I love Rust's strong type system and magical error message. I want to have the same experience building client web application as I do in the backend world. I tried Seed, Sycamore with Parseus, and Dioxus.
Yew is the most popular, but I don't like React approach. I went with Seed and built Crabtail with it. Then I try Parseus. I stopped because the function signature is too cluttered. After a long pause, Dioxus pops up and gives me the confidence to try Rust for the front-end again. Its function signature is cleaner than the latter. It is the main reason I picked it even though it is React-inspired.
It is very common for a framework or library to be picked up based on its usage. The metrics can be Github stargazer and weekly downloads from the package registry. Both data are raw, some users don't star it on Github and CI contributes to the weekly download. But at least it gives us a glimpse of the usage.
People tend to pick the one with the highest usage. It is related to the job opening, third-party support, tutorial, the number of active maintainers, how fast you can get a reply to your issue, and so on.
If the project is built for personal business, jobs opening can be ignored. Otherwise, React would be the clear winner. Some companies are using Vue even though not much as React usage. Hiring a Vue developer is not a hard thing to do. Svelte is also being used by Apple, Google, and several popular companies. But the job opening is still pretty low compared to Vue. Dioxus on the other hand currently hadn't been adopted by any popular companies. The same fate is true for Yew.
The trends also confirm the adoptions. The gap between Vue and Svelte is huge. Don't add React there as both will become tiny.
Weekly download and Github stargazers also contribute to usage metrics. We can easily ignore the company adoptions and job openings. But it is hard to ignore the community size.
The most deciding factor for me here is the public figure. Such as David Peter (sharkdp) and Andrew Gallant (BurntSushi) of Rust CLI, and Anthony Fu (antfu) of Vue. I see Dioxus still lack those lovely popular figures. I know this can be opinionated.
A public figure in this term is a non-founder that produces popular "third-party" packages or applications. The package can be used as a building block, making building things easier. The application serves as a boilerplate to learn the best practice and the unknown of unknown.
I see boilerplate as a God send for me. Digging a thousand lines of application to find the best practice is a non-trivial task. We need to cycle through each feature commit to get the insight. This is not the case for boilerplate. It is a place to dump every best-opinionated practice that the author had learned the hard way. Boilerplate teaches how to do things effectively, code structure, and a whole new approach we never think of before. The latter is what I called the unknown of unknown.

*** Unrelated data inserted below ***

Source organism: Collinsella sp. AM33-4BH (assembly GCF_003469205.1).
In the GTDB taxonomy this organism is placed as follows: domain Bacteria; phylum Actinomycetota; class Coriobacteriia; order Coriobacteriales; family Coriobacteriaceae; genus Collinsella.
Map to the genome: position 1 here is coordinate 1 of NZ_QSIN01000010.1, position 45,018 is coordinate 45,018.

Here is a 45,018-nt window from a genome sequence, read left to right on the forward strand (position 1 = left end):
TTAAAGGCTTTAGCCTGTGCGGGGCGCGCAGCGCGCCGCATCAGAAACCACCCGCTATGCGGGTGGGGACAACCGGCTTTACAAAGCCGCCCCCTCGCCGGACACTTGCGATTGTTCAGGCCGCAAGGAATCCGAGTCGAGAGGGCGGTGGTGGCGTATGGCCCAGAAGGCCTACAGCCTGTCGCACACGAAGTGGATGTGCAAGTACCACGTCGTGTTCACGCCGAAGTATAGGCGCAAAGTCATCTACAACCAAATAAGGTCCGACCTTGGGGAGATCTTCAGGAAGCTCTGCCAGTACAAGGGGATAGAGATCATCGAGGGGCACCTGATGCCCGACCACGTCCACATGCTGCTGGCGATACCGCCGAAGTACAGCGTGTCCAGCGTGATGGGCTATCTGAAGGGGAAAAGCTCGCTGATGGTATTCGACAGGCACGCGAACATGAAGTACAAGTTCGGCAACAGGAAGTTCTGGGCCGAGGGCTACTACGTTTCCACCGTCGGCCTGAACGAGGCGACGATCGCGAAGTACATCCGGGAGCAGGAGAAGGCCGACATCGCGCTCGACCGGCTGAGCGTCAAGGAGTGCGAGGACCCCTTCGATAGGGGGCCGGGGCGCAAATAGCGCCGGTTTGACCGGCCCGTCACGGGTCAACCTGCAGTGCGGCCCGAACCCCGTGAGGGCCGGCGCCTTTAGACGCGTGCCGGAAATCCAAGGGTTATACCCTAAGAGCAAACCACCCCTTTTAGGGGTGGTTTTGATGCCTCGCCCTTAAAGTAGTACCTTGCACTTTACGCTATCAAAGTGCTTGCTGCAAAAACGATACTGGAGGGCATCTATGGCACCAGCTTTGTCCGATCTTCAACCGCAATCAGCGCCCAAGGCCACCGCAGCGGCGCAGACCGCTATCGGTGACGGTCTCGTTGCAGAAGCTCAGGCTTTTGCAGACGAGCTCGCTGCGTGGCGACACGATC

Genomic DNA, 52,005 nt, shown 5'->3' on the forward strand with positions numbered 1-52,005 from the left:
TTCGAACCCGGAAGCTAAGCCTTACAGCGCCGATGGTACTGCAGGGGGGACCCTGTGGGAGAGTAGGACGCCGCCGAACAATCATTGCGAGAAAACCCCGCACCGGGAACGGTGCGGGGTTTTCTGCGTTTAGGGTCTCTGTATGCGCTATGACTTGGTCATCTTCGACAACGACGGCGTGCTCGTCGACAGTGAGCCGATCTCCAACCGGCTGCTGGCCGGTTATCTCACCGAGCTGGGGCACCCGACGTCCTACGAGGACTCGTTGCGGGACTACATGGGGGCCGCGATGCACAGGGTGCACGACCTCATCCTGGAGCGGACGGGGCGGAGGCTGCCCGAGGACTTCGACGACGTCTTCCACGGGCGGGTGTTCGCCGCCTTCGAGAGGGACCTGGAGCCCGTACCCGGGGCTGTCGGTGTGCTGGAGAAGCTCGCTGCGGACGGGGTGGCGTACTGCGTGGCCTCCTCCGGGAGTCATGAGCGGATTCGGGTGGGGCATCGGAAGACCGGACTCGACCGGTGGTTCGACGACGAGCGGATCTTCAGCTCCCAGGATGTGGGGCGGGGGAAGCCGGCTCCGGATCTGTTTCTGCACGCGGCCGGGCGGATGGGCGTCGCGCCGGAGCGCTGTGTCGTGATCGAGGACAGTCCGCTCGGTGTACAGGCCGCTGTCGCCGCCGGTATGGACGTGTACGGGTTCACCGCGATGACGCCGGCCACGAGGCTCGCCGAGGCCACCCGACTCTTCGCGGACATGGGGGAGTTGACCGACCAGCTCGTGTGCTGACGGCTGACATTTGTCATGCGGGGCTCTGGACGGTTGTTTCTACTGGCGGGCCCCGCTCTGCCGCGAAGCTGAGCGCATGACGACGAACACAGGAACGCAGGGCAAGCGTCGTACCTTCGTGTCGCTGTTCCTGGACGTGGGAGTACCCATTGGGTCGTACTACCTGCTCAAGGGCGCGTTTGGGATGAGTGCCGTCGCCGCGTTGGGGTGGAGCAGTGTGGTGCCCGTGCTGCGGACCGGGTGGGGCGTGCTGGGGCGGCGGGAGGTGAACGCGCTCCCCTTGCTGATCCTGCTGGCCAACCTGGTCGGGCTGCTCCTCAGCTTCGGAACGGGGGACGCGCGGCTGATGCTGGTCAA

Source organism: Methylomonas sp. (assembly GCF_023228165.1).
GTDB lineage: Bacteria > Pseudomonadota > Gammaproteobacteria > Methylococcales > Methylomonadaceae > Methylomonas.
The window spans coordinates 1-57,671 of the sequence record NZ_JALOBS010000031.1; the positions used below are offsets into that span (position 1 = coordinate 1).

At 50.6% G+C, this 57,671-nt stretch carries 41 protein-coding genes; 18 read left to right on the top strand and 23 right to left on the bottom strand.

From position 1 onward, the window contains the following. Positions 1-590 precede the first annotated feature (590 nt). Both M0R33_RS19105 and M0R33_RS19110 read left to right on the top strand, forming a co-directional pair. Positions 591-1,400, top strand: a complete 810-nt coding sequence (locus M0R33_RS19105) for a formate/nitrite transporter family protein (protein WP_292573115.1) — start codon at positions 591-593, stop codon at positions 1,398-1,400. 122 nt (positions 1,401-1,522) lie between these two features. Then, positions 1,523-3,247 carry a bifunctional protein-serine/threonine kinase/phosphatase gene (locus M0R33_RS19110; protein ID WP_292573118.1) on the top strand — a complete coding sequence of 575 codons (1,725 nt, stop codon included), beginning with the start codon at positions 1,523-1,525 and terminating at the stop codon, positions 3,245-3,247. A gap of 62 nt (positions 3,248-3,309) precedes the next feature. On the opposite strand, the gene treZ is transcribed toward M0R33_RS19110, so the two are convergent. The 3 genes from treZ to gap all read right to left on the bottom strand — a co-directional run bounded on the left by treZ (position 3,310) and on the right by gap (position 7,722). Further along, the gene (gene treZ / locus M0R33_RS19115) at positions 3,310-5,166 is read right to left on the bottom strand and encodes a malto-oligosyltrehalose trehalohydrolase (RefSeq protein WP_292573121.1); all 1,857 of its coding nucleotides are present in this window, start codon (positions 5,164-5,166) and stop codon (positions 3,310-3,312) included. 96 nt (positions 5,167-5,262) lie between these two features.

Other than building things fast, we also need to consider fixing things fast. With only a couple of active people in the forum, your questions likely need days before any answer arrived. The response time in the Vue forum is much faster than in the two. Although, the Svelte forum is not as slow as Dioxus.
A one-man show will likely make your bug issue sits for weeks if he is on vacation or busy with other things. The bus factor also needs to take into account.
This is the factor that overrides all previous things mentioned if your project is not tied to any kind of time or budget. Purely for fun. If you are mad at the
null pointer you will pick Dioxus. if you want less code and snappy application but are OK with less ecosystem and community, pick Svelte. Otherwise, pick Vue.
Writing templates and script is easier in Svelte. The resulting code is also smaller compared to Vue. But many of its third-party code is unmaintained. The community always said that writing them manually is easy. Maybe it is. But if you are tight with time, Vue had a richer ecosystem and bigger community.
At this point, I hesitate to pick Vue because of how easy it is to write things in Svelte. But as many features that (potentially) inspired by Svelte have arrived. I can write less code and have fewer ceremonies in Vue.
Given the reasons and comparison above. I will pick Vue as my primary framework. In meantime, I will keep using Dioxus, reporting its bugs, and interacting with the community. Otherwise, if everyone picks the big things and ditches the all small. What we always have is a faster horse.
This doesn't mean that Svelte is bad. I don't want to put myself into a box. I will try it again later and get new inspiration.
Thanks to Ricky Irfandi for reading drafts of this.
Crates.io doesn't provide either monthly or weekly downloads. I got the number from lib.rs. ↩︎
I can't name any from the Svelte community. One name pops up, but his popularity is not come from producing the Svelte code. ↩︎